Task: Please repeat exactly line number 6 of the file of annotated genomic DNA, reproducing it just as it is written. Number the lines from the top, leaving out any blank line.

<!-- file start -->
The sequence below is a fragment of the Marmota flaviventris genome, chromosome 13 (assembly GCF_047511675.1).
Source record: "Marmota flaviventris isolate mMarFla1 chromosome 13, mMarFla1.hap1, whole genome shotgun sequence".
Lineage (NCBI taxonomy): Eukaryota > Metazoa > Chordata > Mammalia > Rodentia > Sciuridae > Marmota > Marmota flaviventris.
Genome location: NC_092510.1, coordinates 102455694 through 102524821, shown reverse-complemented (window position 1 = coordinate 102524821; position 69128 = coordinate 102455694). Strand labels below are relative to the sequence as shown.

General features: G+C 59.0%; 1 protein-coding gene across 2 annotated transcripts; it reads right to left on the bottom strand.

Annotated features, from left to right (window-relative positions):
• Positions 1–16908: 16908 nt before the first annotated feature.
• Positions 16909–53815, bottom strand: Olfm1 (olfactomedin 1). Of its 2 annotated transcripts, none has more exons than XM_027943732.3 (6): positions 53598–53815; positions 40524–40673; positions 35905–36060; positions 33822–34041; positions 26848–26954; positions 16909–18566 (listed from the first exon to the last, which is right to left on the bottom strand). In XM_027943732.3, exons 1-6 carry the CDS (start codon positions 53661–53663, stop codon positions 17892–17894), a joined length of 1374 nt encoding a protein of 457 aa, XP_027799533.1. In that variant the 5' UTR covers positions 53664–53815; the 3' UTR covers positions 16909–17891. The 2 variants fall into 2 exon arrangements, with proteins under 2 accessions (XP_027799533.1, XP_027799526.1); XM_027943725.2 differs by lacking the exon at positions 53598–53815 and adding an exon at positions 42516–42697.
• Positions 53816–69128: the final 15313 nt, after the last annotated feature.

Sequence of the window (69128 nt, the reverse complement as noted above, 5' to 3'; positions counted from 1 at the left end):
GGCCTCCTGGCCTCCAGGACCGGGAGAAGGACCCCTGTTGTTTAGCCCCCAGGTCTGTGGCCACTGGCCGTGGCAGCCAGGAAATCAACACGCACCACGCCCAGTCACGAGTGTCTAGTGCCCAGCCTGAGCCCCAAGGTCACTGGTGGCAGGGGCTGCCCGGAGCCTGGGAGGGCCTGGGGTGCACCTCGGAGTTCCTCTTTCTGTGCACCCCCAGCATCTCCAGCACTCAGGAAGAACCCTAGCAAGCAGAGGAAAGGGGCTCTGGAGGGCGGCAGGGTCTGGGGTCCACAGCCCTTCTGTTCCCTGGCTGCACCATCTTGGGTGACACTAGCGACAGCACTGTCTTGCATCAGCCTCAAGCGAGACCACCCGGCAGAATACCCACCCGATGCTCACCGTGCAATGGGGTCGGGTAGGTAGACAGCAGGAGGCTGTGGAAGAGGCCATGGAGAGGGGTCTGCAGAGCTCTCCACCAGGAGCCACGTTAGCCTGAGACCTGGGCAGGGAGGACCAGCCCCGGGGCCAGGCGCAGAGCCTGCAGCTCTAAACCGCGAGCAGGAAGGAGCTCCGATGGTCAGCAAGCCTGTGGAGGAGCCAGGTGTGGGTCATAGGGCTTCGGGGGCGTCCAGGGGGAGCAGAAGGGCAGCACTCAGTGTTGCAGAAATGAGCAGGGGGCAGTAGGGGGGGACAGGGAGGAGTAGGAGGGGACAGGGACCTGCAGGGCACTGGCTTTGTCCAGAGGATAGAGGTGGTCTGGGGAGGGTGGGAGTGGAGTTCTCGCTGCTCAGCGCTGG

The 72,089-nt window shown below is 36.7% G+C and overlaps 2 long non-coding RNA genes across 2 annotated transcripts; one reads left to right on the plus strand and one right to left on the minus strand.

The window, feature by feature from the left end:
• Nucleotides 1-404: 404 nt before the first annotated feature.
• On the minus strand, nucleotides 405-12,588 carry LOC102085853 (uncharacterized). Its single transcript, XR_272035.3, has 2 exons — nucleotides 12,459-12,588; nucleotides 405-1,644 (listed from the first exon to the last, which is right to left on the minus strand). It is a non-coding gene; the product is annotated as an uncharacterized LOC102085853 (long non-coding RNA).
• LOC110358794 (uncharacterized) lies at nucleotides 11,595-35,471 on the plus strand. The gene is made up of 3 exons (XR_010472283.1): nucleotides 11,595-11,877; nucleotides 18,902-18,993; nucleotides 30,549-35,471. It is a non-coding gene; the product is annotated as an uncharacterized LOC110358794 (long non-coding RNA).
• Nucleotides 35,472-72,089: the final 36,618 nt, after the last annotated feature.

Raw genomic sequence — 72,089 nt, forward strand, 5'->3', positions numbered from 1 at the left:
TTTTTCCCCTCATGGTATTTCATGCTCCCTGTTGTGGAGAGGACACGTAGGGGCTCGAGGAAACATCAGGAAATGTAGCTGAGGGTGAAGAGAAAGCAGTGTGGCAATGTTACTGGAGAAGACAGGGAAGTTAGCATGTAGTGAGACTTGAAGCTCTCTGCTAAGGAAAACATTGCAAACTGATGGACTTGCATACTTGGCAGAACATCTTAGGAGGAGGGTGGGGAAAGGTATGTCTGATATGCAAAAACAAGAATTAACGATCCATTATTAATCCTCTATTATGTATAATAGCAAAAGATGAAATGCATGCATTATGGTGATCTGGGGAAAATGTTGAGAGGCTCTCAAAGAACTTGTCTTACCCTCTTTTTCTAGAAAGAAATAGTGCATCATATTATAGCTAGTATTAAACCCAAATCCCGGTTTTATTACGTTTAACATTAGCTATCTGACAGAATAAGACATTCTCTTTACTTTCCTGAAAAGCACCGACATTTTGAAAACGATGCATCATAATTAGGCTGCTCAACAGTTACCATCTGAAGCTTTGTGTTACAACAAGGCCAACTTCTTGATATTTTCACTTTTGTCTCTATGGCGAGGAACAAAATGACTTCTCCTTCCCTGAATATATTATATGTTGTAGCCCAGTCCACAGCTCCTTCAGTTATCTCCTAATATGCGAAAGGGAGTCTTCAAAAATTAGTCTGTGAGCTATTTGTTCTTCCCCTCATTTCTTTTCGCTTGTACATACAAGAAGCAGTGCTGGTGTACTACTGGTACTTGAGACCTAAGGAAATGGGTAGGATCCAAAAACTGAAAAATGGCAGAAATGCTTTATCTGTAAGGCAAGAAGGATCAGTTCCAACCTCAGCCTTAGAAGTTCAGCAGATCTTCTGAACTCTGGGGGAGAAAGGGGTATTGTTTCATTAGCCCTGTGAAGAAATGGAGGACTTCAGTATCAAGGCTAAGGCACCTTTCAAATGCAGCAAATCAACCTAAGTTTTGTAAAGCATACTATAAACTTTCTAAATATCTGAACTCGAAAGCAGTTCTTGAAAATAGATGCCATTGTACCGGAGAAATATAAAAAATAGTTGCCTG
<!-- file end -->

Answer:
Annotated features, from left to right (window-relative positions):